Stian Deetlefs

Stian Deetlefs is a self-taught artist, who uses industrial materials such as concrete, found objects, household paints, etc. to depict the human condition. His often disjointed and abstracted figures, portraits and objects represent life in a modern industrial society. “Study of my father” places the emphasis on raw emotions and expressions.

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Michele Comber

Michelle Comber works predominantly with paper and ink, often using second-hand books and typewriters in her pieces and is rooted in text and language. The work Noise 1 is created from the words of a single chapter compressed into one page to create a layered image of symbols. The clutter of language appears like very controlled noise with the nature of the machine still so clear in the lines and structure of the page. Visually the lines are the counterpoint to the ribbon on a typewriter, the typewriter keys leaving layered marks on the ribbon each time a key is struck.

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Mpumelelo Buthelezi

Nancefield Hostel in Soweto used to be one of the apartheid government’s labour dormitories that were subsequently turned into family units. It is now home to many young men and women born here after the advent of democracy in 1994 and they have transformed it into a vibrant homely, child-friendly, albeit still poverty-stricken community. It is one of those “unfamiliar spaces of society that we are all familiar with but do not stop to examine” that is portrayed in Buthelezi’s ‘The Lifestyle of the hostel dwellers’.

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Ken Brown

Ken Brown’s painted, written, drawn, tippexed or glued work often gives a playful take on everyday experiences. “Sometimes my work starts spontaneous and gets very dense and worked over and changed and changed again. Some of my happiest moments have come when I discover a fragment of a sentence and put it together with an image that was made two days, two months or two years before”.

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Surav Balram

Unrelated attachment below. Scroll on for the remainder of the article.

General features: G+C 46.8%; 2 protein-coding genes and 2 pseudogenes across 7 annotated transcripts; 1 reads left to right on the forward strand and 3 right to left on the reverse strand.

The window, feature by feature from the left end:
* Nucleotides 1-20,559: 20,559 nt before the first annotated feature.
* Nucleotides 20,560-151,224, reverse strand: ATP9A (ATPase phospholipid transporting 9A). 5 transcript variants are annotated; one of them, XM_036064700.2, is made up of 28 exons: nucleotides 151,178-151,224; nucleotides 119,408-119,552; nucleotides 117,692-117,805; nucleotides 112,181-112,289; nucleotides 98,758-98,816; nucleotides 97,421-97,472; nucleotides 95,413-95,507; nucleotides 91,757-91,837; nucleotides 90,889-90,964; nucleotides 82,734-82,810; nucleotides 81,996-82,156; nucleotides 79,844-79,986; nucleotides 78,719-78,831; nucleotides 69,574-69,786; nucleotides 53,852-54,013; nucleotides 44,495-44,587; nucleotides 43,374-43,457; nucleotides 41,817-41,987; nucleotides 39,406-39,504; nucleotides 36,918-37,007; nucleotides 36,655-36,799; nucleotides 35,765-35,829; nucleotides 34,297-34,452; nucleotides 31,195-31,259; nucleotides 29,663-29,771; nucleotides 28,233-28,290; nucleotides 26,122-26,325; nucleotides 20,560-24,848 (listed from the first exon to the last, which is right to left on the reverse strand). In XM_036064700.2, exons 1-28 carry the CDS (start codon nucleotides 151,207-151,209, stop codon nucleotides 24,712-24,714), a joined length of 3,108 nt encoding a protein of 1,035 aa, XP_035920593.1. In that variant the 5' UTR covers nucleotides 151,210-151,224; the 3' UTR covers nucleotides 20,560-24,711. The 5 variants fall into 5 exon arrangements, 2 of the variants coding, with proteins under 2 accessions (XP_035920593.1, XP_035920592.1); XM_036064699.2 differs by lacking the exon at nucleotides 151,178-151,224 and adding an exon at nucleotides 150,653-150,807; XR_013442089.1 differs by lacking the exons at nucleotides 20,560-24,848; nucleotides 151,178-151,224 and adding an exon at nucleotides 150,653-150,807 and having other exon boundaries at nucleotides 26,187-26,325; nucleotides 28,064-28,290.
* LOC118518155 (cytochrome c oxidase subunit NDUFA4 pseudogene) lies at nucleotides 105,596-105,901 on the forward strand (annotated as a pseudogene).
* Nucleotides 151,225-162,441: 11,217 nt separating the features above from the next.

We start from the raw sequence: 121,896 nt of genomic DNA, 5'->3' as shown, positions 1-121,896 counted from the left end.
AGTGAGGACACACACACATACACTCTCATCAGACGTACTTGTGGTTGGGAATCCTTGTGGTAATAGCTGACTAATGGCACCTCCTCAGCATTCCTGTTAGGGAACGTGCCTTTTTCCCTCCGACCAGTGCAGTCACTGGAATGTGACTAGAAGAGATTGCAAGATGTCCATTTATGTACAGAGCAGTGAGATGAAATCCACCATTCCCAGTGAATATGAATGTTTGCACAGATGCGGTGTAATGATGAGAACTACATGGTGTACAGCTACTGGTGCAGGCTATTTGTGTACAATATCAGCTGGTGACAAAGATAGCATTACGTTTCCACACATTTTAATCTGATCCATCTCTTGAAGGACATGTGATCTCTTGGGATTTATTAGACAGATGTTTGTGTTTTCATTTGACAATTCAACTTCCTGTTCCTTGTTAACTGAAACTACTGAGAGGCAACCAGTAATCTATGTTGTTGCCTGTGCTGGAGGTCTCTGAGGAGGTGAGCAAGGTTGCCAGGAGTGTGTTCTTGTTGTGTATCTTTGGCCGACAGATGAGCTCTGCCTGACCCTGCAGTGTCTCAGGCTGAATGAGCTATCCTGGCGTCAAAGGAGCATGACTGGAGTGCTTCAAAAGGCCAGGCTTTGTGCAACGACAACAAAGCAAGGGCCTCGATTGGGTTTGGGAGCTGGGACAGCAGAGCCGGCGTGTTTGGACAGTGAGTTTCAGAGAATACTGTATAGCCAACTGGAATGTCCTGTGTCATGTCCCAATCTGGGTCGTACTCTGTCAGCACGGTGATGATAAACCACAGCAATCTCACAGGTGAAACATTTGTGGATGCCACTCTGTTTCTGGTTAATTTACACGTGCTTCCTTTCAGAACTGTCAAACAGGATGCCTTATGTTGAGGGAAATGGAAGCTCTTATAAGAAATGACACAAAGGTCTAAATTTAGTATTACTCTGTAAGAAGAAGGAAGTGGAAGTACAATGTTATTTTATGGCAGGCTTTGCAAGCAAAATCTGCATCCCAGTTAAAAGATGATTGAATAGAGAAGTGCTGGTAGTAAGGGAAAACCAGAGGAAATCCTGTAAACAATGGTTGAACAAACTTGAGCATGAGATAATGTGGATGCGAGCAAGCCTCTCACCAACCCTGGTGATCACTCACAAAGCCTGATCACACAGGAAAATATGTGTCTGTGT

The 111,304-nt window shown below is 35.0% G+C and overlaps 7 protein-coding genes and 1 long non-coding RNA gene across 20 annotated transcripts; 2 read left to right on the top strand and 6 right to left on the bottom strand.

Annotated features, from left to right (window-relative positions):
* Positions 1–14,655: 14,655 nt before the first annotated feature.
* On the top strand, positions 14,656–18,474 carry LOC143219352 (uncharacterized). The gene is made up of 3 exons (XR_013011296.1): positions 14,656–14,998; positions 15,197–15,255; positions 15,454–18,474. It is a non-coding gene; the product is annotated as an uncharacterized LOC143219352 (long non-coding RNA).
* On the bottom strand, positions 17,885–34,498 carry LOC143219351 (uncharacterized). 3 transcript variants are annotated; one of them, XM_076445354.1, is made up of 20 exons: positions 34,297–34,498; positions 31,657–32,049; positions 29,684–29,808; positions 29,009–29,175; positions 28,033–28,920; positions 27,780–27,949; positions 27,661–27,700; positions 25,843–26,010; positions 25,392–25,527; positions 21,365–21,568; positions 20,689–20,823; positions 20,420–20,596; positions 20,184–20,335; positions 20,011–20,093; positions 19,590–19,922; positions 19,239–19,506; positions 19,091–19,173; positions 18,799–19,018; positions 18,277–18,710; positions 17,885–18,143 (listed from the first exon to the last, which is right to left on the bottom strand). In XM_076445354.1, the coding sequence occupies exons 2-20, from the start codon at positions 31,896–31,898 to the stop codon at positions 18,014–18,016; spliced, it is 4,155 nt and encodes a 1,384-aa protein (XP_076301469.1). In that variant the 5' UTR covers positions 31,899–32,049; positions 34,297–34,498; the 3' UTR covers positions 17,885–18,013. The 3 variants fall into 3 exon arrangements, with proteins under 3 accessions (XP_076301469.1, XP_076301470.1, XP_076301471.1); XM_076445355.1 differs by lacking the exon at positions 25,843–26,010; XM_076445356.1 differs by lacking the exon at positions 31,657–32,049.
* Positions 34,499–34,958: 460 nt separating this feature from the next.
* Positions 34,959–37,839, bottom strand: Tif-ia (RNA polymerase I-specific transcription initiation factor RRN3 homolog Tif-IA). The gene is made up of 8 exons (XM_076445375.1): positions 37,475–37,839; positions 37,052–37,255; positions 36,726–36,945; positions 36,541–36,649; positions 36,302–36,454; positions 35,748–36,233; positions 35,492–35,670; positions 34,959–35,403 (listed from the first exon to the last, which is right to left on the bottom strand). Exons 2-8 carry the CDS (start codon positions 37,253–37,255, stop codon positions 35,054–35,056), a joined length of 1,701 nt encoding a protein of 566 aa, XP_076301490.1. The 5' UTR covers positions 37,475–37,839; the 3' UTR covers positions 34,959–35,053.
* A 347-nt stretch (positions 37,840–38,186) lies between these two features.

The title “Pativrata” – the Hindu term for the woman’s loyalty to her husband –roughly translates as ‘virtuous wife’. In Hindi culture the ideology of Pativrata is responsible for female subservience. The work aims to address this stereotyped gendered role and unpack its status as well as relevance in today’s context. The Hindi text reads “Have you achieved your highest form of selfhood?”

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Paul Ayihawu

Paul Ayihawu is a dynamic visual artist who finds solace in expressing himself in plain and bright colours. He finds inspiration in his childhood experiences, his region and his culture, citing Cubism and Abstract art as the main influences on his work.

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Sauda Alkebulan

Sauda Alkebulan says of his three part series ‘Mother and child’ “One morning on my way to work with my camera on the passenger seat, I saw a woman cultivating empty land with her baby playing on the soil. I parked and observed her till I saw two men approaching her. It seemed like the land she was cultivating on was not for public use. Right there and then I decided to pick up my camera. The series of photos attached show her as she gathers her belongings and makes her way…”

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Maria Pienaar

“Stitching, like weaving and every other craft that uses thread, communicates on a silent and deep level through fragile connections and tactile experience; reading a textile entails an entanglement of sensory modes.”

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